He noted that parallels have been drawn between the U.S. civil rights movement and the battle against Apartheid. That doesn't do the anti-Apartheid struggle justice. In America, the civil rights movement was about asserting rights under the constitution. In South Africa, the constitution was part of the problem. This was about people who were non-entities, for whom the constitution did not apply. This was not a civil rights struggle but a struggle for national liberation.
As I've heard about the struggle against Apartheid the past few days, I keep coming back to Bishop Peter Lee of Christ the King Diocese telling me how South Africa is 85 percent Christian ... and that is how so much of the reconciliation was able to happen, because of that basic commonality.
But if that is true in the aftermath of Apartheid, in the truth and reconciliation process, it means it was also true during Apartheid.
In 1976, children -- young teenagers, 13, 14 and 15 years old began protesting in Soweto. Protesting bad schools. Protesting having to learn lessons in Afrikaans.
And in the streets of Soweto, these children began to be shot. All in all more than a thousand of them were shot.
And for Michael, in addition to the horror, with that came a revelation. That “those who shot children went to church on Sunday, read the Bible every day and shot kids.” Apartheid and the brutalism it supported was being carried out by people under the banner of Christ -- even though it was in direct opposition to the Gospel of Christ.
The church has a long history of association with oppression. That we are here talking about the Millennium Development Goals as a Christian body has to include an acknowledgment that these goals are necessary in large part because of the actions of largely Christian western societies. Marching as the oppressor under the banner of Christ is nothing new. But it is a life of great dissonance.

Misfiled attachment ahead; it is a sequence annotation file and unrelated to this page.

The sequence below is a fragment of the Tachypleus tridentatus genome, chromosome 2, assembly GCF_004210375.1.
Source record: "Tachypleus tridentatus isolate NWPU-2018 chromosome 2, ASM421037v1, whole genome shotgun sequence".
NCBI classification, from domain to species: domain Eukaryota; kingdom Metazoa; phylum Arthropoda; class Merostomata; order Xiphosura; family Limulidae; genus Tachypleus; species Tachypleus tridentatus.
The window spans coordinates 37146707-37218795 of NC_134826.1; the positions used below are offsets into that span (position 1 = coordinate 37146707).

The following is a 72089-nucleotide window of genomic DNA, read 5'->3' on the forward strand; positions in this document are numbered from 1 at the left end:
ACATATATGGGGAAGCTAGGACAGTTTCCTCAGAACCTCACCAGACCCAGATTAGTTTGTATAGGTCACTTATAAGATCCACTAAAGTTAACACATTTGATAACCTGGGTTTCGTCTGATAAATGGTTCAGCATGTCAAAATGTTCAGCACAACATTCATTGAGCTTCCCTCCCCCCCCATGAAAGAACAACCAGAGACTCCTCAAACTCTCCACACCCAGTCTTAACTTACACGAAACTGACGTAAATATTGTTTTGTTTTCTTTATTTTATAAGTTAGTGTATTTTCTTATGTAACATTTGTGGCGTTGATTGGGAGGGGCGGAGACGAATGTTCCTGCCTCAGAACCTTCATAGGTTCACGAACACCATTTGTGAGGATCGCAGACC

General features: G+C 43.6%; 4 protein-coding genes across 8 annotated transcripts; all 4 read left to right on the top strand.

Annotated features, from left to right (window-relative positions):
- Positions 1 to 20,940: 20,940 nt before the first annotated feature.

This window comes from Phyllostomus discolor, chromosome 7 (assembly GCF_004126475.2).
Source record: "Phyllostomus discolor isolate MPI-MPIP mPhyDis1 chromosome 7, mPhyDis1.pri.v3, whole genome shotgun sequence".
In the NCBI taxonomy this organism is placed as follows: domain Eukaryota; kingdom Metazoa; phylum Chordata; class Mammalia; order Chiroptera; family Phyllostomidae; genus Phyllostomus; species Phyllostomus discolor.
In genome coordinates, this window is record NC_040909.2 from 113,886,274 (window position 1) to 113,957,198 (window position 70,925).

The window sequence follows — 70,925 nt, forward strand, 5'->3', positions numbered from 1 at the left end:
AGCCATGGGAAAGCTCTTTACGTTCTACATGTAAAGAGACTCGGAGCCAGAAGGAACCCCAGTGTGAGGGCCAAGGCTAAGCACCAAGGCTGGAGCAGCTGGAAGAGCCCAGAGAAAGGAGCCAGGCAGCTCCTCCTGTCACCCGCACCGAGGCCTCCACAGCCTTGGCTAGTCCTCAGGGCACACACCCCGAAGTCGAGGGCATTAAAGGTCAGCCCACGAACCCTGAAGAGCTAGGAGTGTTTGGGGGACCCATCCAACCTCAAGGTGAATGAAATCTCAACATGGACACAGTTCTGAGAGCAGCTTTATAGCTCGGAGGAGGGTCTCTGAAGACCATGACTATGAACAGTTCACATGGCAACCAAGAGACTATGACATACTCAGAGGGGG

Jesus was asked what the greatest commandment was, and he said to love the Lord your God with all your heart, soul, mind and strength, and to love your neighbor as yourself. Yet oppression prevents us from living that great commandment, that "love commandment" because it prevents the relationship of neighbor.
This realization led Michael to join the African National Congress, an organization not looking to substitute oppression of whites for oppression of blacks, but looking for a South Africa without oppression. The vision of the ANC was simple – South Africa belongs to all South Africa
"Freedom has to be for everybody or it is for nobody."
"Apartheid was a choice for death carried out in the name of the gospel of life. It was an issue of faith to say no to Apartheid. At stake in South Africa was the truth of the Gospel of Jesus Christ because either the Gospel was true or Apartheid was true."
As far as the ANC's uses of violence, Michael had this to say:
“The only automatic weapon I’ve ever used is the one I’m using now – my tongue. Eventually they were so stupid that they took away my hands, which I didn’t need to shoot, and they left my weapon working reasonably well.”
Struggles over fundamental issues of justice and human rights are not unique, but what made a difference was how South Africa's struggle became a global struggle.